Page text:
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Today, scholars universally recognize Africa as the source of our common ancestry. But in 1974, Senegalese scholar and humanist Cheikh Anta Diop (1923–1986) shocked and challenged historians with his groundbreaking book, The African Origin of Civilization: Myth or Reality. In that now-classic text, he asserted that ancient Egypt—whose civilization was a source for the subsequent development of cultural traditions in the rest of the African continent and the Western world—belongs to Africa. In recognition of Diop’s visionary call to acknowledge Africa’s foundational role in major cultural developments, The Metropolitan Museum of Art’s exhibition The African Origin of Civilization, opening December 14, will present, for the first time in the Museum’s history, iconic works from its collections from West and Central Africa alongside art from ancient Egypt. Additionally, important creations by master sculptors from sub-Saharan Africa will be highlighted in permanent collection galleries across the Museum.
Forty-two masterpieces of African art spanning five millennia will be displayed in the exhibition, which features highlights from two areas of The Met collection—the Department of Egyptian Art and The Michael C. Rockefeller Wing—in a series of visual and thematic juxtapositions. Twenty-one examples of the artistry from ancient Egypt, created between about 3650 and 350 B.C.E., will be paired with 21 works from sub-Saharan Africa, ranging in date from the 16th to the mid-20th century and representing more than a dozen distinct artistic traditions. Materials primarily include gold and other metals, stone, wood, and ceramics. Despite the chronological and geographical distance between the works in these two distinct collections, visitors will discern unexpected parallels and contrasts that will deepen their understanding of the breadth and depth of Africa as a source of civilization with unparalleled complexity and longevity.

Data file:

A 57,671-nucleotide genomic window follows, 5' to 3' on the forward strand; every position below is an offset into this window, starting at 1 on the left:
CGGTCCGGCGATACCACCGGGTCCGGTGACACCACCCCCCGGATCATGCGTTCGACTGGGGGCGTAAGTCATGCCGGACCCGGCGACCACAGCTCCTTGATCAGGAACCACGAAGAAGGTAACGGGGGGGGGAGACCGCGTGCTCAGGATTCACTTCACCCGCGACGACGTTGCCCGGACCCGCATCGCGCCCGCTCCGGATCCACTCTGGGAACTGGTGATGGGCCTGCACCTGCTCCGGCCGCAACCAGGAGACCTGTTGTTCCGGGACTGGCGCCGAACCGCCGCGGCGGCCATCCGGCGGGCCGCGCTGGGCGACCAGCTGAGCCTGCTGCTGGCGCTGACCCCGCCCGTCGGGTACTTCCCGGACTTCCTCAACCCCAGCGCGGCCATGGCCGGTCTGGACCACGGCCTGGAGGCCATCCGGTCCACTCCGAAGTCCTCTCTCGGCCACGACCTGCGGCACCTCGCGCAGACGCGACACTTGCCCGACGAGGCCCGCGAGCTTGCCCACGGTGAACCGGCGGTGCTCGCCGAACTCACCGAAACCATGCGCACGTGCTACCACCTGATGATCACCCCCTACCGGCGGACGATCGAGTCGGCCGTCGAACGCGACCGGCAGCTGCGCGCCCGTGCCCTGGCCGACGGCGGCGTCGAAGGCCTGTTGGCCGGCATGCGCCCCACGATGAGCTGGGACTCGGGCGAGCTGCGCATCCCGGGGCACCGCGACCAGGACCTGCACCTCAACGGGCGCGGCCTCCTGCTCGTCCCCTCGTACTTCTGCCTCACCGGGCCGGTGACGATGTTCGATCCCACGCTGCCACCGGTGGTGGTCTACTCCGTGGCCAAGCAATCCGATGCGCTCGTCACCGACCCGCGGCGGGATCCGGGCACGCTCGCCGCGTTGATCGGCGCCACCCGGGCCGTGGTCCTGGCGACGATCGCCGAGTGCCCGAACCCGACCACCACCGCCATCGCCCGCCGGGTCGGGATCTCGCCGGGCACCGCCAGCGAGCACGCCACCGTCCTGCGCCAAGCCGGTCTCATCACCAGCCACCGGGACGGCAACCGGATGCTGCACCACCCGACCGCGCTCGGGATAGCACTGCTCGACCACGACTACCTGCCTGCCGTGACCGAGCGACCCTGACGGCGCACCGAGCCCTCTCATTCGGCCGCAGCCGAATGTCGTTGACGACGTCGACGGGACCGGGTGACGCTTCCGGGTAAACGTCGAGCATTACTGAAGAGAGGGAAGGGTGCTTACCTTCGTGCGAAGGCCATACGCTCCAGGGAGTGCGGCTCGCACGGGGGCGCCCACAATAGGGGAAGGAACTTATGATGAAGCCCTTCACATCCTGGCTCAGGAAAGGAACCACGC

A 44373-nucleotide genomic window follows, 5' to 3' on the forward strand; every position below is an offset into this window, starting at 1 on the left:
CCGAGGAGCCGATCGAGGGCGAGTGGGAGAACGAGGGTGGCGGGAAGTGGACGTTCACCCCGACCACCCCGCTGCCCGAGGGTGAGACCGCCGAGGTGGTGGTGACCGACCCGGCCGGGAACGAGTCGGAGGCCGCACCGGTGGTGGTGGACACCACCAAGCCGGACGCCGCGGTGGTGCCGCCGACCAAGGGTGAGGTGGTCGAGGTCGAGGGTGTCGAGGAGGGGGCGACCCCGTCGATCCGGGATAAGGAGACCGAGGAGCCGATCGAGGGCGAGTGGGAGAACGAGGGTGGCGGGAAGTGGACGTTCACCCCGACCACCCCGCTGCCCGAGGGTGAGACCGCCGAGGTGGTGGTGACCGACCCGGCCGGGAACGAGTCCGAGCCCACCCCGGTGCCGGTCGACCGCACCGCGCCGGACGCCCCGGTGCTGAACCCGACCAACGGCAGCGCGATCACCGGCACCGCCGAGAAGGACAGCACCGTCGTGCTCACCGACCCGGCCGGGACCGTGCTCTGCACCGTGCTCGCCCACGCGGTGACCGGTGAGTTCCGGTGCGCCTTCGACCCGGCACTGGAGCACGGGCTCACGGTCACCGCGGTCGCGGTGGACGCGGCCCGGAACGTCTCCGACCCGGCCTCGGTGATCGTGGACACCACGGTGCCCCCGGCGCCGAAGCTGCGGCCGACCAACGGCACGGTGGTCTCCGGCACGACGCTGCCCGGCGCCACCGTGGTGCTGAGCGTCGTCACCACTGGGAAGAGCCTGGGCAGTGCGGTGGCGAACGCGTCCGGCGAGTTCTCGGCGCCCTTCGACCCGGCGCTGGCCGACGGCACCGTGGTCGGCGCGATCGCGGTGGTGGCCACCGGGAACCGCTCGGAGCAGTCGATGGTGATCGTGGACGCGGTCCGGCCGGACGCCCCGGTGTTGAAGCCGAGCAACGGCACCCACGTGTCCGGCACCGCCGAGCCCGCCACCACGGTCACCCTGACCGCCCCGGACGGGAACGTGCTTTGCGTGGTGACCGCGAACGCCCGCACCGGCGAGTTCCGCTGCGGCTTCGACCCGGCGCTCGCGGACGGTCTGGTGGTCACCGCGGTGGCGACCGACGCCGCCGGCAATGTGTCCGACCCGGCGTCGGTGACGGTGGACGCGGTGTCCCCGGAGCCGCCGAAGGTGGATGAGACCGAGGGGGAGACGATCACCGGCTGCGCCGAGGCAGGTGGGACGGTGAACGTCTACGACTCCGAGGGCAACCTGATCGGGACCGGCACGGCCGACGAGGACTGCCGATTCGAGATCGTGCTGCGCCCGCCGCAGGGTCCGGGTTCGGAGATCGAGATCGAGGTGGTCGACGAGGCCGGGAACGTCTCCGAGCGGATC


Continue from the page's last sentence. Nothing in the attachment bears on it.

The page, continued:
The exhibition is made possible by The Florence Gould Foundation and Louise Grunwald
Since 1982, The Met’s holdings of art from sub-Saharan Africa have been displayed in The Michael C. Rockefeller Wing, whose galleries are currently undergoing a major renovation, reenvisioning, and reinstallation. Launched six years ago, this capital project—scheduled for completion in 2024—provides a unique opportunity for visitors to experience superb works of art from West and Central Africa in new contexts across The Met campus.